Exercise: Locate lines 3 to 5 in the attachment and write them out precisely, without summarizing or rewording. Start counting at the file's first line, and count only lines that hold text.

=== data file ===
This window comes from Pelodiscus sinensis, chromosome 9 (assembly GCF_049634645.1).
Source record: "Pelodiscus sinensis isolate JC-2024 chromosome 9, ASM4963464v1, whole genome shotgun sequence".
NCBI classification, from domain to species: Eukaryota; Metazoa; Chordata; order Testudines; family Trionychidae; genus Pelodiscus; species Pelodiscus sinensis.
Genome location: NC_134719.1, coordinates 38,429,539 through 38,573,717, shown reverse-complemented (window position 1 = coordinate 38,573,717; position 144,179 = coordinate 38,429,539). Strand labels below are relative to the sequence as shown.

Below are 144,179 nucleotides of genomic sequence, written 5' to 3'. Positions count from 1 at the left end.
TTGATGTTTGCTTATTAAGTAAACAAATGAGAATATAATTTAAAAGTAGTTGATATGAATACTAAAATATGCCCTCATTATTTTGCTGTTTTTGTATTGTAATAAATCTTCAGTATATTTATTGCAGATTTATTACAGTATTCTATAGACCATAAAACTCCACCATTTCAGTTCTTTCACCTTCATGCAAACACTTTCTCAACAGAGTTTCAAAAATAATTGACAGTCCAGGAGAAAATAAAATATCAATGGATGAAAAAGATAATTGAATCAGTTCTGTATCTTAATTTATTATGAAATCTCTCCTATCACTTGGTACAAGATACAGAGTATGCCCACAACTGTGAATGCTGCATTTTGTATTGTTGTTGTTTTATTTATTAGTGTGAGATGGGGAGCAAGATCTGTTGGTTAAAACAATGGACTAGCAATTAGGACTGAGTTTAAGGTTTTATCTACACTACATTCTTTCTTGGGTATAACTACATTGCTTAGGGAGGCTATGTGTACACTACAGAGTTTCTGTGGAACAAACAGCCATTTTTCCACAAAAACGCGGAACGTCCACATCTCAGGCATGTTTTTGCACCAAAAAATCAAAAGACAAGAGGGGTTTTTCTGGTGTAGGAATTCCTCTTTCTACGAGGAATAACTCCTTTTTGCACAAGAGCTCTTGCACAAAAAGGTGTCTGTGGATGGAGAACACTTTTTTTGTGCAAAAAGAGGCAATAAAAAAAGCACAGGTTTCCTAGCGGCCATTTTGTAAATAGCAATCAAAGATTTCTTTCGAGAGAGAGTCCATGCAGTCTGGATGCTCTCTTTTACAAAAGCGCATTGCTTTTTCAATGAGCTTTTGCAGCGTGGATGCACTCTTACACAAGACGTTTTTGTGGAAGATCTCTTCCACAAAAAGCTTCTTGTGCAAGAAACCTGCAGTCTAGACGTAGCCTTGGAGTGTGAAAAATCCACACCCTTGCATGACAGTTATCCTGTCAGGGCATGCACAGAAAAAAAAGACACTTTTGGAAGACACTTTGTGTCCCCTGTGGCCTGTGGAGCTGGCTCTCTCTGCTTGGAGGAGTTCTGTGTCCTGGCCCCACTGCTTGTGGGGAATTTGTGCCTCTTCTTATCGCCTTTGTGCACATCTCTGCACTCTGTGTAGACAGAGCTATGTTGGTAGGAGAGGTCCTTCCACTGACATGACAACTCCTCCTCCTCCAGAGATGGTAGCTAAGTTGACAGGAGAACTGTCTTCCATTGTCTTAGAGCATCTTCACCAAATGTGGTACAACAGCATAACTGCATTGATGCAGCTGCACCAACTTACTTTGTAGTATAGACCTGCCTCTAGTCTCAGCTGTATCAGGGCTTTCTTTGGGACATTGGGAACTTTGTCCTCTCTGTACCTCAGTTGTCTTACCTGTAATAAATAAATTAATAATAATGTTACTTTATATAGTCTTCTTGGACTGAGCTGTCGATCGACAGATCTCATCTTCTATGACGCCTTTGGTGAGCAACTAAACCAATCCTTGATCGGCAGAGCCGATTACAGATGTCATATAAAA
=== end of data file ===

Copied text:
NCBI classification, from domain to species: Eukaryota; Metazoa; Chordata; order Testudines; family Trionychidae; genus Pelodiscus; species Pelodiscus sinensis.
Genome location: NC_134719.1, coordinates 38,429,539 through 38,573,717, shown reverse-complemented (window position 1 = coordinate 38,573,717; position 144,179 = coordinate 38,429,539). Strand labels below are relative to the sequence as shown.

Below are 144,179 nucleotides of genomic sequence, written 5' to 3'. Positions count from 1 at the left end.